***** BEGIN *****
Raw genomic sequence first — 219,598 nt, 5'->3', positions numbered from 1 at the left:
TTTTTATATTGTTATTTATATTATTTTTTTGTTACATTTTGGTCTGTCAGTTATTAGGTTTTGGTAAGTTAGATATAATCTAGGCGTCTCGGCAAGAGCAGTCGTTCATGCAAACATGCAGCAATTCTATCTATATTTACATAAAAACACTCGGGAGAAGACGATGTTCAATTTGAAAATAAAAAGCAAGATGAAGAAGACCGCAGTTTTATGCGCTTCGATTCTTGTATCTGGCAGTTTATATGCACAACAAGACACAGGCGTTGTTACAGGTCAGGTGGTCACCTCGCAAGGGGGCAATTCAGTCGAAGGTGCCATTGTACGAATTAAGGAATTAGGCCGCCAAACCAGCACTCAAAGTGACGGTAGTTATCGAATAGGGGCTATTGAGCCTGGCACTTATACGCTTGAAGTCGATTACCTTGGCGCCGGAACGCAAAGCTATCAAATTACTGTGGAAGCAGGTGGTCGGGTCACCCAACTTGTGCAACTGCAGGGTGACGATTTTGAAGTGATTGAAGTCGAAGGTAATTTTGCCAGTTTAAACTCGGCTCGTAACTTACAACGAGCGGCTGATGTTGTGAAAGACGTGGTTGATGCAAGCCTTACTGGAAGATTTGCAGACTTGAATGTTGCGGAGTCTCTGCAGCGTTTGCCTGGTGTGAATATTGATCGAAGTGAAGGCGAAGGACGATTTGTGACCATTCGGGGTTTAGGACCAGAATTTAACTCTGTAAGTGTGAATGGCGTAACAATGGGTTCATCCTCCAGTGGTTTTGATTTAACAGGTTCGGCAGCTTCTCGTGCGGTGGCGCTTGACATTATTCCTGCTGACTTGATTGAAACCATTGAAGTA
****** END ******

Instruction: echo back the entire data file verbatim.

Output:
Raw genomic sequence first — 219,598 nt, 5'->3', positions numbered from 1 at the left:
TTTTTATATTGTTATTTATATTATTTTTTTGTTACATTTTGGTCTGTCAGTTATTAGGTTTTGGTAAGTTAGATATAATCTAGGCGTCTCGGCAAGAGCAGTCGTTCATGCAAACATGCAGCAATTCTATCTATATTTACATAAAAACACTCGGGAGAAGACGATGTTCAATTTGAAAATAAAAAGCAAGATGAAGAAGACCGCAGTTTTATGCGCTTCGATTCTTGTATCTGGCAGTTTATATGCACAACAAGACACAGGCGTTGTTACAGGTCAGGTGGTCACCTCGCAAGGGGGCAATTCAGTCGAAGGTGCCATTGTACGAATTAAGGAATTAGGCCGCCAAACCAGCACTCAAAGTGACGGTAGTTATCGAATAGGGGCTATTGAGCCTGGCACTTATACGCTTGAAGTCGATTACCTTGGCGCCGGAACGCAAAGCTATCAAATTACTGTGGAAGCAGGTGGTCGGGTCACCCAACTTGTGCAACTGCAGGGTGACGATTTTGAAGTGATTGAAGTCGAAGGTAATTTTGCCAGTTTAAACTCGGCTCGTAACTTACAACGAGCGGCTGATGTTGTGAAAGACGTGGTTGATGCAAGCCTTACTGGAAGATTTGCAGACTTGAATGTTGCGGAGTCTCTGCAGCGTTTGCCTGGTGTGAATATTGATCGAAGTGAAGGCGAAGGACGATTTGTGACCATTCGGGGTTTAGGACCAGAATTTAACTCTGTAAGTGTGAATGGCGTAACAATGGGTTCATCCTCCAGTGGTTTTGATTTAACAGGTTCGGCAGCTTCTCGTGCGGTGGCGCTTGACATTATTCCTGCTGACTTGATTGAAACCATTGAAGTA